Dagmar Iber: Catalogue data in Autumn Semester 2016

Name Prof. Dr. Dagmar Iber
FieldComputational Biology
Professur f. Computational Biology
ETH Zürich, D-BSSE, BSD G 204.2
Mattenstrasse 26
4058 Basel
Award: The Golden Owl
Telephone+41 61 387 32 10
DepartmentBiosystems Science and Engineering
RelationshipAssociate Professor

636-0021-00LMathematical Modelling in Systems Biology Information 5 credits3GD. Iber
AbstractBasic concepts and mathematical tools to explore biochemical reaction kinetics and biological network dynamics.
ObjectiveThe aim of the course is to provide an introductory overview of mathematical and computational methods to analyse biological network dynamics.
Content1. Introduction to Mathematical Modeling
2. Introduction to Biochemical Reaction Modeling
3. Model Analysis: Phase Plane
4. Model Analysis: Linear Stability Analysis
5. Model Analysis: Bifurcation Analysis
6. Regulatory Feedback: Switches
7. Regulatory Feedback: Adaptation
8. Regulatory Feedback: Oscillations and Delay Equations
9. Receptor Signaling and Signaling Cascades
10. Network Properties: Sensitivity and Robustness
11. Introduction to Parameter Estimation
Lecture noteshttps://www.bsse.ethz.ch/cobi/education/626-0005-00l-mathematical-modelling-in-systems-biology.html
Literature- Wolkenhauer, Systems Biology, http: // www.sbi.uni-rockstock.de/files/p_sb.pdf - Keener and Sneyd, Mathematical Physiology, Springer - Klipp et al, Systems Biology in Practice, Wiley - Kreyszig, Engineering Mathematics, Wiley
Prerequisites / NoticeIntroductory courses in Mathematics (Linear Algebra, Differential Equations, Numerics) and basic concepts of programming.
636-0301-00LCurrent Topics in Biosystems Science and Engineering2 credits1ST. Stadler, N. Beerenwinkel, Y. Benenson, K. M. Borgwardt, P. S. Dittrich, M. Fussenegger, A. Hierlemann, D. Iber, M. H. Khammash, D. J. Müller, S. Panke, P. Pantazis, R. Paro, R. Platt, S. Reddy, T. Schroeder, J. Stelling
AbstractThis seminar will feature invited lectures about recent advances and developments in systems biology, including topics from biology, bioengineering, and computational biology.
ObjectiveTo provide an overview of current systems biology research.
ContentThe final list of topics will be available at http://www.bsse.ethz.ch/education/.
636-0706-00LSpatio-Temporal Modelling in Biology Information 5 credits3GD. Iber
AbstractThis course focuses on modeling spatio-temporal problems in biology, in particular on the cell and tissue level. A wide range of mathematical techniques will be presented as part of the course, including concepts from non-linear dynamics (ODE and PDE models), stochastic techniques (SDE, Master equations, Monte Carlo simulations), and thermodynamic descriptions.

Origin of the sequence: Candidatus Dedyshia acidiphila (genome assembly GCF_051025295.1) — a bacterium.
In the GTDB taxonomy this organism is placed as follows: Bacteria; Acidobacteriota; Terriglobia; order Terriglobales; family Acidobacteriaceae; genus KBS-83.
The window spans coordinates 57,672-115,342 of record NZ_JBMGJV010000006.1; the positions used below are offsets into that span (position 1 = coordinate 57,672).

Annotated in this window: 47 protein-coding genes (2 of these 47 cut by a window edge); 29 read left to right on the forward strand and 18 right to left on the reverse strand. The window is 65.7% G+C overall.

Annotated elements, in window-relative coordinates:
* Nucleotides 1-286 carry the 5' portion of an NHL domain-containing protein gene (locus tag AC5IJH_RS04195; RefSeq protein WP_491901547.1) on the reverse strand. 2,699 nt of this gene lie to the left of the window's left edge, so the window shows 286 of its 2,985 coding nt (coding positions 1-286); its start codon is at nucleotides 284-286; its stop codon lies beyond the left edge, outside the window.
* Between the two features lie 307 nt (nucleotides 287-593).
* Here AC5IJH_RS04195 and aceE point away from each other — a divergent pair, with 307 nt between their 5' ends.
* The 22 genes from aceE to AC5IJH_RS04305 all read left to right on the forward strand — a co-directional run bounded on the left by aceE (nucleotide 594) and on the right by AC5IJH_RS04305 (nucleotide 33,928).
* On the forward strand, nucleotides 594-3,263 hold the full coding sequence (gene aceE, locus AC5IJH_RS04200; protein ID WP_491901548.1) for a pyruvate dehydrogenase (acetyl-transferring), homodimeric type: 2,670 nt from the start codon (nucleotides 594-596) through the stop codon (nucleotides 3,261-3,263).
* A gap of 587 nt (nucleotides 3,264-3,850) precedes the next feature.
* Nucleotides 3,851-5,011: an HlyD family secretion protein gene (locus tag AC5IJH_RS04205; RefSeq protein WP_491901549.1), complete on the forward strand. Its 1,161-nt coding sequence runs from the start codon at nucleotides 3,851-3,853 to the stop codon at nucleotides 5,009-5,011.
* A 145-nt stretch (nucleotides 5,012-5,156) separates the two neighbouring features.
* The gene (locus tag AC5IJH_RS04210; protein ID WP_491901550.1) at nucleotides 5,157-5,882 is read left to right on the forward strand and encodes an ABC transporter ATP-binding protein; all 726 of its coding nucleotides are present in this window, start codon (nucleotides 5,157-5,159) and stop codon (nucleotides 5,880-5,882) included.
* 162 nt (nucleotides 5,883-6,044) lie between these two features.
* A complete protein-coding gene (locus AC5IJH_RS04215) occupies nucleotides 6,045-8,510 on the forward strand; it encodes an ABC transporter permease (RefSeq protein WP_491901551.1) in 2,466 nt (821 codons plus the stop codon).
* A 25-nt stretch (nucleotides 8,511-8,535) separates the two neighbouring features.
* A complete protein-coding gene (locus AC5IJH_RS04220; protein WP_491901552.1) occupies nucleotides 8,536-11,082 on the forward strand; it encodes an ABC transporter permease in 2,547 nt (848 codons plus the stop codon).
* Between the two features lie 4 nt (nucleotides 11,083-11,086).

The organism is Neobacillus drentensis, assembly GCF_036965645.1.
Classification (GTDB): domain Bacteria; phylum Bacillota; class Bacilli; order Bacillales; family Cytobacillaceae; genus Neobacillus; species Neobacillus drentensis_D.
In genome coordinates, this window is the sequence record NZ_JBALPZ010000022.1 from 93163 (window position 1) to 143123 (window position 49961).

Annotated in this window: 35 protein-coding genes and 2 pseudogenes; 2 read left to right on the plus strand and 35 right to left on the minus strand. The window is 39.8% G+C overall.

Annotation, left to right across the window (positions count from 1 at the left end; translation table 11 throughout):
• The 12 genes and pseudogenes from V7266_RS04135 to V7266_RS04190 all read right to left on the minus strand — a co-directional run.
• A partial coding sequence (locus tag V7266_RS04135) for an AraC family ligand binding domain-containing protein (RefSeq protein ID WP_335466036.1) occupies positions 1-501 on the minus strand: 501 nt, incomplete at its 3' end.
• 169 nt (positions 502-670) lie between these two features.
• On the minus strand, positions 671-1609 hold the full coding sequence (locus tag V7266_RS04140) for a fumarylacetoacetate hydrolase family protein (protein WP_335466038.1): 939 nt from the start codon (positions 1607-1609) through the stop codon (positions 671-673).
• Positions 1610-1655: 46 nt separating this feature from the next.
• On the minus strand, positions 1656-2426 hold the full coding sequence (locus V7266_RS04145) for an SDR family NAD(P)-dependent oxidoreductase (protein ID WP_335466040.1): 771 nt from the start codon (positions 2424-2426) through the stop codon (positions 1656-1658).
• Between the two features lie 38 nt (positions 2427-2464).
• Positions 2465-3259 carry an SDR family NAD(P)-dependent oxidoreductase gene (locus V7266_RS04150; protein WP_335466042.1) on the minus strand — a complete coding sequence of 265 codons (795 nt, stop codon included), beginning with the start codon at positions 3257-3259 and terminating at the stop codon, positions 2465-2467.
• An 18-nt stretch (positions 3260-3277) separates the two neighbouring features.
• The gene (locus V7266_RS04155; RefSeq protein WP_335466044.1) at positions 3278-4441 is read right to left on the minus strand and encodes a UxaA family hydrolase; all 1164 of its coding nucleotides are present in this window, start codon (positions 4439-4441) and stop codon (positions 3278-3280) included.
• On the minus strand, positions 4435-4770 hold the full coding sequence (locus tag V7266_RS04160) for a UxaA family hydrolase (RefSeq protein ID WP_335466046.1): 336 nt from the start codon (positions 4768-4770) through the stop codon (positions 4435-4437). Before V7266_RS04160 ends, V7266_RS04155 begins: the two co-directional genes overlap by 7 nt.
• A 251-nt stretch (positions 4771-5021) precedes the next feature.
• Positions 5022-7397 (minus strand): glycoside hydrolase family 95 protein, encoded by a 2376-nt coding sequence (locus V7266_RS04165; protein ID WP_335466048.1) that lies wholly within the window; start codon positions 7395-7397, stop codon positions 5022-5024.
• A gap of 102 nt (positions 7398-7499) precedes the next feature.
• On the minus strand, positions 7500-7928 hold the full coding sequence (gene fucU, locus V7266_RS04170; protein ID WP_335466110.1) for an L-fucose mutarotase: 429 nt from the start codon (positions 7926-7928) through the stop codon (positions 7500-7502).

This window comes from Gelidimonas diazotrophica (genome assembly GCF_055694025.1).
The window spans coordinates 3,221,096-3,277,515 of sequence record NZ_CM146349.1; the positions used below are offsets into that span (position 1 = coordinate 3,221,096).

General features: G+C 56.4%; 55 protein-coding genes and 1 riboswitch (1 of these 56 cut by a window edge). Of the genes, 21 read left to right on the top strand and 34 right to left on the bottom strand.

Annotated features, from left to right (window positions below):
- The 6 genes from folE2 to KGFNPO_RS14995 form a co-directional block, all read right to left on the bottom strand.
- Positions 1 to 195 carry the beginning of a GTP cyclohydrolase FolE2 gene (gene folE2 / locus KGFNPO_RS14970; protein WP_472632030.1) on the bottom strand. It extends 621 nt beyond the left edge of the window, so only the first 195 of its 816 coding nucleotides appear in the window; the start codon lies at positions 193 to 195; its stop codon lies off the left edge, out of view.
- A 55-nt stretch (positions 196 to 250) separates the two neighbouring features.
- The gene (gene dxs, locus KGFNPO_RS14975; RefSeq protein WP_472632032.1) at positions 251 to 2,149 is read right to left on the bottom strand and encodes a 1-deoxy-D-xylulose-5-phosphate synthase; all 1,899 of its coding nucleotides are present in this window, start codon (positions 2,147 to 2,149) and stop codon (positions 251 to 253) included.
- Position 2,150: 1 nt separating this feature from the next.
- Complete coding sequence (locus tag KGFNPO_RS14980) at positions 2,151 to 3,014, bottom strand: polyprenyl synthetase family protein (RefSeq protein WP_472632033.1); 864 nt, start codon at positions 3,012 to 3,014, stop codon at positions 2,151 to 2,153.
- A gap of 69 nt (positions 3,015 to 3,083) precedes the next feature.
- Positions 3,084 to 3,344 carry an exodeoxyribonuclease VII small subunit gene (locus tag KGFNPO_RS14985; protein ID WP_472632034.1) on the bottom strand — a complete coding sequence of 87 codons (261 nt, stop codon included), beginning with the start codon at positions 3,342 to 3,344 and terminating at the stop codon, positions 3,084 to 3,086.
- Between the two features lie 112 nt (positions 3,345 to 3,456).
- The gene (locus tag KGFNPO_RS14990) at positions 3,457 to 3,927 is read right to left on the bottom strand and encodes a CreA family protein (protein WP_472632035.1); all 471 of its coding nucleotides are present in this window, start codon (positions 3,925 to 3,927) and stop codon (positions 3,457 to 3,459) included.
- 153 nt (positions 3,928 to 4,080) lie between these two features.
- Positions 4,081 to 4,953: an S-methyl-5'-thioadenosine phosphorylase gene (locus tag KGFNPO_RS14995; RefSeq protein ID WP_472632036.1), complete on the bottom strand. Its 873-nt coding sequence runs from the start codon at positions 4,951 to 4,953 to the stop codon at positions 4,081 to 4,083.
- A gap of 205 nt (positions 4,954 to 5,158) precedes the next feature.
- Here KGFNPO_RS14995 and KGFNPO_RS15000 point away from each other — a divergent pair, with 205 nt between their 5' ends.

ObjectiveThe aim of the course is to introduce students to state-of-the-art mathematical modelling of spatio-temporal problems in biology. Students will learn how to chose from a wide range of modelling techniques and how to apply these to further our understanding of biological mechanisms. The course aims at equipping students with the tools and concepts to conduct successful research in this area; both classical as well as recent research work will be discussed.
Content1. Introduction to Modelling in Biology
2. Morphogen Gradients
3. Turing Pattern
4. Travelling Waves & Wave Pinning
5. Application Example 1: Dorso-ventral axis formation
6. Chemotaxis, Cell Adhesion & Migration
7. Introduction to Numerical Methods
8. Simulations on Growing Domains
9. Image-Based Modelling
10. Branching Processes
11. Cell-based Simulation Frameworks
12. Application Example 2: Limb Development
13. Summary
Lecture notesAll lecture material will be made available online
LiteratureMurray, Mathematical Biology, Springer
Forgacs and Newman, Biological Physics of the Developing Embryo, CUP
Keener and Sneyd, Mathematical Physiology, Springer
Fall et al, Computational Cell Biology, Springer
Szallasi et al, System Modeling in Cellular Biology, MIT Press
Wolkenhauer, Systems Biology
Kreyszig, Engineering Mathematics, Wiley
Prerequisites / NoticeThe course builds on introductory courses in Computational Biology. The course assumes no background in biology but a good foundation regarding mathematical and computational techniques.